Picking our way carefully back to DTS, I loaded the quad and John led us out west towards what we hoped would be an old cut line. We had to undertake a little backtracking to avoid swampy flats but negotiated them by sticking to the edge of the bordering sand ridges. Again the country east of DTS was one straight out of the box with the spinifex giving way to tall grass and magnificent white trunked gums. It was like driving through a park at times. The sand had changed in nature and colour as well being more white than red. How long could this last we asked ourselves? Certainly long enough for us to locate the cut line running 195 degrees to the south. This line to was in great nick with the dune crossings despite being hummocked and blown out, still very much compacted. By lunchtime we had covered an amazing 26 kilometres or roughly half our planned distance to the APT.

Lunch we took in the shade of the few substantial trees we could find. It was hot by now, 34C but a breeze helped keep the vehicles and the quad riders cool. After lunch, things turned to sh1t real quick! The cut line became more indistinct and finally non existent. The comforting star pickets and markers disappeared all together and we found ourselves pushing through virgin bush that had long been in need of a cleansing burn off. At times it was so thick that I found myself following the exact impression left by the guppy as Scotty ploughed through the dense thickets of scrub ahead of me. It reminded me of the Looney Toons cartoon cut out left in the wall after the villain has run through it. If it hadn’t been such hard driving, it may have even been funny! We managed most of the dune crossings but all of us were forced to have second and third goes on some dunes, the soft sand or steepness taking their toll.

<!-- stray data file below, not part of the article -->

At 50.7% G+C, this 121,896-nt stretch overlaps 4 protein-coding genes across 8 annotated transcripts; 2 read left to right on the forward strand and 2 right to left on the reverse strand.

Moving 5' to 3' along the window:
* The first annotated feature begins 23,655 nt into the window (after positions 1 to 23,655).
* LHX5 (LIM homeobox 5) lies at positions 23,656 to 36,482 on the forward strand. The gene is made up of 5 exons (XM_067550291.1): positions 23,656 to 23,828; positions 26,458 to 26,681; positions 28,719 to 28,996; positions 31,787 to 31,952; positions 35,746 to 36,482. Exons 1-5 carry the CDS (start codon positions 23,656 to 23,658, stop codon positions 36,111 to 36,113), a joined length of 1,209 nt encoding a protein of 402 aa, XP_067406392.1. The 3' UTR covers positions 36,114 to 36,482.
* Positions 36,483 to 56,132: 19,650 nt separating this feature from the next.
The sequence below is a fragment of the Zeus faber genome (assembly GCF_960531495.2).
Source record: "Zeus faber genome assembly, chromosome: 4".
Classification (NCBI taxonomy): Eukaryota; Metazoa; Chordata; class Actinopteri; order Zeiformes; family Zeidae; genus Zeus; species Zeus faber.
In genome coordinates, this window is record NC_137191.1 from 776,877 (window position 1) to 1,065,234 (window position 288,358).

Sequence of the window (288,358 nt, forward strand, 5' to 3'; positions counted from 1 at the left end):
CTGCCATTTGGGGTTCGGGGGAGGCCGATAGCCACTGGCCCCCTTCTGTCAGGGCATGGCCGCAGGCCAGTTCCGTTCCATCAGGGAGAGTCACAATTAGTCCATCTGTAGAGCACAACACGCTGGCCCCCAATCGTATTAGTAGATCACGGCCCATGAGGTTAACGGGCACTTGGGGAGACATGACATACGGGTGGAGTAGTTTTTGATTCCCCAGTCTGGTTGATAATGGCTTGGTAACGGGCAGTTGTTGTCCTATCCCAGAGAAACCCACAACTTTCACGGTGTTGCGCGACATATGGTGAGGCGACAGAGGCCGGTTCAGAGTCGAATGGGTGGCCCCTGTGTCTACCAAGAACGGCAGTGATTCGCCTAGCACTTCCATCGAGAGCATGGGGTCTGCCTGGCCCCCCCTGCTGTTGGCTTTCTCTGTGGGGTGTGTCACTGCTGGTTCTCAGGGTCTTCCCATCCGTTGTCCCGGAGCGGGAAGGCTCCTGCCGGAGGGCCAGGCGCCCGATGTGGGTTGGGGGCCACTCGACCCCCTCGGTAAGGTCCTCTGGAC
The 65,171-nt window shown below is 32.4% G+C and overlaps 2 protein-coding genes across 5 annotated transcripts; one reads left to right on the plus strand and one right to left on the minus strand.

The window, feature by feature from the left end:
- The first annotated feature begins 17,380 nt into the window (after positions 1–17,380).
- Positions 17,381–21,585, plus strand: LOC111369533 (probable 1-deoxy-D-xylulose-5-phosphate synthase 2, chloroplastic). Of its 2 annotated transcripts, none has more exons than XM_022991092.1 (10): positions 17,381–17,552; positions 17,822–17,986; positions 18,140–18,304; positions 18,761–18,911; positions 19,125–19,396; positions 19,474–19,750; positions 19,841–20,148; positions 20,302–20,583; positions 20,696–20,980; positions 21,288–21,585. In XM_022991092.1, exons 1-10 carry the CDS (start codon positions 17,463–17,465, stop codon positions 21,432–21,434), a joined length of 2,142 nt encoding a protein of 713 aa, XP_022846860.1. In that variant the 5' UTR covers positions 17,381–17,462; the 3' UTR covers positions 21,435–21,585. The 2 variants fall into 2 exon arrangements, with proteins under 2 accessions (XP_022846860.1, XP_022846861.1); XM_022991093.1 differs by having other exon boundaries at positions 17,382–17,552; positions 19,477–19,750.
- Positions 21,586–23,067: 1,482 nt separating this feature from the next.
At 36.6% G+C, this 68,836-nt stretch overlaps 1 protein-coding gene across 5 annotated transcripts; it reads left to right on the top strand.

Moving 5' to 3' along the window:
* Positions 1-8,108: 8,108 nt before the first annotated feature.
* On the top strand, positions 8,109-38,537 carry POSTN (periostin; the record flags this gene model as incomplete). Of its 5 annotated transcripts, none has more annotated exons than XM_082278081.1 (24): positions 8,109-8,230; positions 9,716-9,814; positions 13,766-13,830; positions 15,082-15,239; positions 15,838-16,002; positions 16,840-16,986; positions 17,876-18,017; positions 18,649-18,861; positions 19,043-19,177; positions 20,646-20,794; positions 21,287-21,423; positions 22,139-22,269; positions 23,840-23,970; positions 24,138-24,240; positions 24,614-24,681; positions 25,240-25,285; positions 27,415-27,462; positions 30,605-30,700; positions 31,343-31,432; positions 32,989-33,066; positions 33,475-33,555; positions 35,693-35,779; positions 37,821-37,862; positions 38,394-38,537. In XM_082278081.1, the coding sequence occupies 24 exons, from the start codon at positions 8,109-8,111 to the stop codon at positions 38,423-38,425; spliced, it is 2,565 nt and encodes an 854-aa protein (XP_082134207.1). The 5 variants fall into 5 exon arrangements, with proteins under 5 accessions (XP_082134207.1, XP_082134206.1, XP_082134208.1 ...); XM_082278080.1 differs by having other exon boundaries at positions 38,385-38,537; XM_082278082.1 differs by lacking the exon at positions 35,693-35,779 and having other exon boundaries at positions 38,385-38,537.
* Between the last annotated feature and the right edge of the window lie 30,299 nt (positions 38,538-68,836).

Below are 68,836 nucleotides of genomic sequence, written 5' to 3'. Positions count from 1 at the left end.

Just before 4 o'clock we entered a large, flat expanse that had a few obvious soak areas and was covered more in samphire and tee tree than spinifex. We decided to call camp at this location as it was getting late there was a bit of dead timber about. The breeze was coming out of the south so camp was set accordingly. We were all very tired with 11 kilometres remaining to complete our southward tranche to the APT. An ample and simple dinner of cans with fruit and custard for desert around a wind swept fire. It was a magnificent clear night and still quite warm. Being a soak area, the insects are a problem and soon hone in on the first sight of any bright light. A breeze sprung up during the night from the south east thank goodness, a reprieve from the humidity. It was a bit cooler in the morning. From my roof top vantage point, sunrise is spectacular with a broad band of gold spreading across the eastern horizon.

''We knew from the experience of well-known travelers that the
trip would doubtless be attended with much hardship.''
Richard Maurice - 1903